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SBC leader criticizes Komen reversal

DALLAS (ABP) – The head of the Southern Baptist Convention’s publishing house said Feb. 3 that Susan G. Komen for the Cure’s reversal of a decision to disassociate from Planned Parenthood means that pink-bound Holman Christian Standard Bibles taking up warehouse space likely won’t be going anywhere soon.

“I am deeply disappointed with today’s announcement from Susan G. Komen for the Cure foundation if it means a reversal of Komen's decision to stop funding Planned Parenthood,” Thom Rainer, head of LifeWay Christian Resources said in a statement

Thom Rainer

Earlier Rainer said changes in Komen foundation funding policies to deny grants to Planned Parenthood might revive plans to sell copies of the Here's Hope Breast Cancer Awareness Bible with a portion of proceeds benefitting Komen. LifeWay canceled the project last year amid reports that some Komen affiliates gave money to Planned Parenthood. Despite assurance that none of those grants were used to fund abortions, LifeWay officials said they did not want to be identified with Planned Parenthood even indirectly.

When news broke earlier this week that Komen was cutting off Planned Parenthood, Rainer expressed hope that the Bibles collecting dust since the recall might be used for their intended purpose after all.

"I would say that reconsidering our relationship with Komen is certainly on the table," Rainer told Baptist Press Feb. 1. "In the last 24 hours, we haven't even gotten to the point where we're making a decision on that. We certainly haven't spoken to Komen about it."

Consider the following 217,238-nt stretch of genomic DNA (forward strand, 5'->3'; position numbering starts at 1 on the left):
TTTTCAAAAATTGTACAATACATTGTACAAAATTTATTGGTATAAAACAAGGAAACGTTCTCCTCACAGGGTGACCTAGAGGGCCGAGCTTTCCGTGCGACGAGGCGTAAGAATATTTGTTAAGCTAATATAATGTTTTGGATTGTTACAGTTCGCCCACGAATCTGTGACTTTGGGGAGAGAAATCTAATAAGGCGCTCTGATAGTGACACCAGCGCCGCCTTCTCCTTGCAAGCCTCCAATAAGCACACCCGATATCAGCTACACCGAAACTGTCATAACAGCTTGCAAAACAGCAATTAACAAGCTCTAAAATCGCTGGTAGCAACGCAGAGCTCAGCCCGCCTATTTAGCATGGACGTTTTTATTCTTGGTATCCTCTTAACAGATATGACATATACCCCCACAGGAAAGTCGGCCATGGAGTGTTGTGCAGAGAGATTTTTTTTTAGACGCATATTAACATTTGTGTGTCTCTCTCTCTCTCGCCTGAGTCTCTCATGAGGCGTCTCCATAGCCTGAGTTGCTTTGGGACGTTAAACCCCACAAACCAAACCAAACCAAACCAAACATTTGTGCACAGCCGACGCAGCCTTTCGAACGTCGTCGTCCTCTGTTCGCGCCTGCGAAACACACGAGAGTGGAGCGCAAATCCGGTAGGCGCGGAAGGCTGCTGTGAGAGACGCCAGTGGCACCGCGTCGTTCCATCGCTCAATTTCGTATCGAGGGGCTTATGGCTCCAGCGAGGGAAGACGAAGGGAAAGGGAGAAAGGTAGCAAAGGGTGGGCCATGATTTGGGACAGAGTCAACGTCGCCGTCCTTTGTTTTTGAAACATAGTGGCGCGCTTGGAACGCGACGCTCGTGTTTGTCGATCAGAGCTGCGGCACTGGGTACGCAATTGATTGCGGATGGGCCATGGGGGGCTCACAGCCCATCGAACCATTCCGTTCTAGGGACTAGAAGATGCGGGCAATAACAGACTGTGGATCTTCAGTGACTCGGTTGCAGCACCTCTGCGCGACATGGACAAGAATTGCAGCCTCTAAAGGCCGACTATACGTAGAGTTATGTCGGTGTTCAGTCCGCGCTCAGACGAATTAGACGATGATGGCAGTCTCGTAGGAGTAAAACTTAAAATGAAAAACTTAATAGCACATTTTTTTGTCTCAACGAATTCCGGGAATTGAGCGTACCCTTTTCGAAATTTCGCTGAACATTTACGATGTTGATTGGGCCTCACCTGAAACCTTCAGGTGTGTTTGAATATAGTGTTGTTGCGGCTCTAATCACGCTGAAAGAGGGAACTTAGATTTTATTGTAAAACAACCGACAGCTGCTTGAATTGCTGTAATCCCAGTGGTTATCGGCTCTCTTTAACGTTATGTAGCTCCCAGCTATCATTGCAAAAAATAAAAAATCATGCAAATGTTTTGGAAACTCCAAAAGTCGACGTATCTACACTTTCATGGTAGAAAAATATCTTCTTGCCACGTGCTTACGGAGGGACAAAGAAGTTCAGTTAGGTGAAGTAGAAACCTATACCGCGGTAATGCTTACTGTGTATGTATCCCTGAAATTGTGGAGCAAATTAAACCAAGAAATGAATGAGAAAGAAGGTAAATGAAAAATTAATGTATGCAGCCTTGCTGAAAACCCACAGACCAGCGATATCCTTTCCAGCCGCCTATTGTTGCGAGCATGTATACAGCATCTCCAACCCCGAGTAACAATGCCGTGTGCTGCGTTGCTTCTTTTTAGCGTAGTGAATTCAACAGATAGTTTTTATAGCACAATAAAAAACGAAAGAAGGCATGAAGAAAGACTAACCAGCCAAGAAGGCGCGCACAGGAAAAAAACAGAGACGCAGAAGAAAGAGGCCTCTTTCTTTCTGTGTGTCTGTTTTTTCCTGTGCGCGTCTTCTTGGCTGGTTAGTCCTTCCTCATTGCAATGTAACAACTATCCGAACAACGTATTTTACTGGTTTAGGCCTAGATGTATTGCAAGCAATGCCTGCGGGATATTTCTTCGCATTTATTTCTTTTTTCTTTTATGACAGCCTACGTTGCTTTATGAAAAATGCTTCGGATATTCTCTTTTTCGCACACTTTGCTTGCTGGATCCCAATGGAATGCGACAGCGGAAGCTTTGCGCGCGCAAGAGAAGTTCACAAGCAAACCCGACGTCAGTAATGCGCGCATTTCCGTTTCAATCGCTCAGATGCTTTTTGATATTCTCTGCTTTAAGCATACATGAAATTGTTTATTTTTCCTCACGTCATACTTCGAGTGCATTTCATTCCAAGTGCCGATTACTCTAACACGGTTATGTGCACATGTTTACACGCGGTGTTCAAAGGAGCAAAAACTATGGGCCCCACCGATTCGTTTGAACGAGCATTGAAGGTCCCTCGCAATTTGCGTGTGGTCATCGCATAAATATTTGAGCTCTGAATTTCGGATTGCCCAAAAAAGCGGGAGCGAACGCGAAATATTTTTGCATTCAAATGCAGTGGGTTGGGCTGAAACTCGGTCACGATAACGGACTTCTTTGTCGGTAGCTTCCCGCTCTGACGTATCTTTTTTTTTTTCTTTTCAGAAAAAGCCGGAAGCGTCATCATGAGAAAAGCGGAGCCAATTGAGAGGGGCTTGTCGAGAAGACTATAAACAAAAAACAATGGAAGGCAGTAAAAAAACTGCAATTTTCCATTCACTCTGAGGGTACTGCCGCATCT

After days of criticism from women’s groups, however, the nation’s leading breast cancer advocacy group said Friday it would continue to fund existing grants, including those of Planned Parenthood, which in addition to breast examinations offers reproductive services to poor women including abortion.

“I renew my strong encouragement of Komen’s leadership to end that relationship permanently, and restate LifeWay’s commitment to not be involved, even indirectly, with Planned Parenthood,” Rainer said Feb. 3.

Komen officials originally said Planned Parenthood failed newly added criteria for grants because of an investigation by Rep. Cliff Stearns, a Florida Republican, into whether the organization has spent public money on abortions. A new statement on the Komen website said the policy denying grants to organizations under investigation would be amended to specify they be criminal and not political probes.

“We have been distressed at the presumption that the changes made to our funding criteria were done for political reasons or to specifically penalize Planned Parenthood,” the statement said. “They were not.”

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Komen denies caving to pressure to defund Planned Parenthood

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